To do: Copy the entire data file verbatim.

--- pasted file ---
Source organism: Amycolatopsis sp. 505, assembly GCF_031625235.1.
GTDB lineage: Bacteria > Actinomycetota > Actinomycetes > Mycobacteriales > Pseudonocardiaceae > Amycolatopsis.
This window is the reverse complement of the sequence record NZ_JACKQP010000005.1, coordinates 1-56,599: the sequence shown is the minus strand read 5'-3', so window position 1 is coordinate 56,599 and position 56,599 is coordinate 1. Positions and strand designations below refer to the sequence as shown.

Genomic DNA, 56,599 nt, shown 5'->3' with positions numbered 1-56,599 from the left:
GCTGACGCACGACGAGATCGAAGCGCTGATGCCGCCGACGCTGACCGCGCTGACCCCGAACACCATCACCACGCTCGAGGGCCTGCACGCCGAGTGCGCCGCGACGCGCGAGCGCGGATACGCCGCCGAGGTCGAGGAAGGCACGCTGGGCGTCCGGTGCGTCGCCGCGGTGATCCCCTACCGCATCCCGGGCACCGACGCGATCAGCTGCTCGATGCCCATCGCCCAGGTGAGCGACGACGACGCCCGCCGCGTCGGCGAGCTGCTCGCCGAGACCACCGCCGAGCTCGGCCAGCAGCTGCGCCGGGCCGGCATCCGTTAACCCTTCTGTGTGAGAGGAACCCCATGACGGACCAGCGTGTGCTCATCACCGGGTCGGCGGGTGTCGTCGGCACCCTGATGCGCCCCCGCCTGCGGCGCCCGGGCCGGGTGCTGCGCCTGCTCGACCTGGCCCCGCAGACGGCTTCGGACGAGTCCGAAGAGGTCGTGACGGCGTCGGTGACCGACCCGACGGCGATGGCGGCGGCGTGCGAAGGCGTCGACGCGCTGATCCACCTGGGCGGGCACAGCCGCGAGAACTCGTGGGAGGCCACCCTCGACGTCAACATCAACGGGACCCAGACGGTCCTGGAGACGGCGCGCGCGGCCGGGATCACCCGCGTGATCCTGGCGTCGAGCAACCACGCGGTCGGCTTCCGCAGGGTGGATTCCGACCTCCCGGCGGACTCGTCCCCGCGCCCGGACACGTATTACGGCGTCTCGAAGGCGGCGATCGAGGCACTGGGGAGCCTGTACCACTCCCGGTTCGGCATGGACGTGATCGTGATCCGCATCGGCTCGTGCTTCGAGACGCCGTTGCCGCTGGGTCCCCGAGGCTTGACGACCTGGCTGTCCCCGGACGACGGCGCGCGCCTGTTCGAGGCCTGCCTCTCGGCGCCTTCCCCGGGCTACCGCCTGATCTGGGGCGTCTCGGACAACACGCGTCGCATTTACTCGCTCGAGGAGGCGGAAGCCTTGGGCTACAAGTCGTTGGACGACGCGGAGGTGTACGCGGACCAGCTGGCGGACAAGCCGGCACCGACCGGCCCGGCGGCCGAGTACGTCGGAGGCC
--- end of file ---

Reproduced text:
Source organism: Amycolatopsis sp. 505, assembly GCF_031625235.1.
GTDB lineage: Bacteria > Actinomycetota > Actinomycetes > Mycobacteriales > Pseudonocardiaceae > Amycolatopsis.
This window is the reverse complement of the sequence record NZ_JACKQP010000005.1, coordinates 1-56,599: the sequence shown is the minus strand read 5'-3', so window position 1 is coordinate 56,599 and position 56,599 is coordinate 1. Positions and strand designations below refer to the sequence as shown.

Genomic DNA, 56,599 nt, shown 5'->3' with positions numbered 1-56,599 from the left:
GCTGACGCACGACGAGATCGAAGCGCTGATGCCGCCGACGCTGACCGCGCTGACCCCGAACACCATCACCACGCTCGAGGGCCTGCACGCCGAGTGCGCCGCGACGCGCGAGCGCGGATACGCCGCCGAGGTCGAGGAAGGCACGCTGGGCGTCCGGTGCGTCGCCGCGGTGATCCCCTACCGCATCCCGGGCACCGACGCGATCAGCTGCTCGATGCCCATCGCCCAGGTGAGCGACGACGACGCCCGCCGCGTCGGCGAGCTGCTCGCCGAGACCACCGCCGAGCTCGGCCAGCAGCTGCGCCGGGCCGGCATCCGTTAACCCTTCTGTGTGAGAGGAACCCCATGACGGACCAGCGTGTGCTCATCACCGGGTCGGCGGGTGTCGTCGGCACCCTGATGCGCCCCCGCCTGCGGCGCCCGGGCCGGGTGCTGCGCCTGCTCGACCTGGCCCCGCAGACGGCTTCGGACGAGTCCGAAGAGGTCGTGACGGCGTCGGTGACCGACCCGACGGCGATGGCGGCGGCGTGCGAAGGCGTCGACGCGCTGATCCACCTGGGCGGGCACAGCCGCGAGAACTCGTGGGAGGCCACCCTCGACGTCAACATCAACGGGACCCAGACGGTCCTGGAGACGGCGCGCGCGGCCGGGATCACCCGCGTGATCCTGGCGTCGAGCAACCACGCGGTCGGCTTCCGCAGGGTGGATTCCGACCTCCCGGCGGACTCGTCCCCGCGCCCGGACACGTATTACGGCGTCTCGAAGGCGGCGATCGAGGCACTGGGGAGCCTGTACCACTCCCGGTTCGGCATGGACGTGATCGTGATCCGCATCGGCTCGTGCTTCGAGACGCCGTTGCCGCTGGGTCCCCGAGGCTTGACGACCTGGCTGTCCCCGGACGACGGCGCGCGCCTGTTCGAGGCCTGCCTCTCGGCGCCTTCCCCGGGCTACCGCCTGATCTGGGGCGTCTCGGACAACACGCGTCGCATTTACTCGCTCGAGGAGGCGGAAGCCTTGGGCTACAAGTCGTTGGACGACGCGGAGGTGTACGCGGACCAGCTGGCGGACAAGCCGGCACCGACCGGCCCGGCGGCCGAGTACGTCGGAGGCC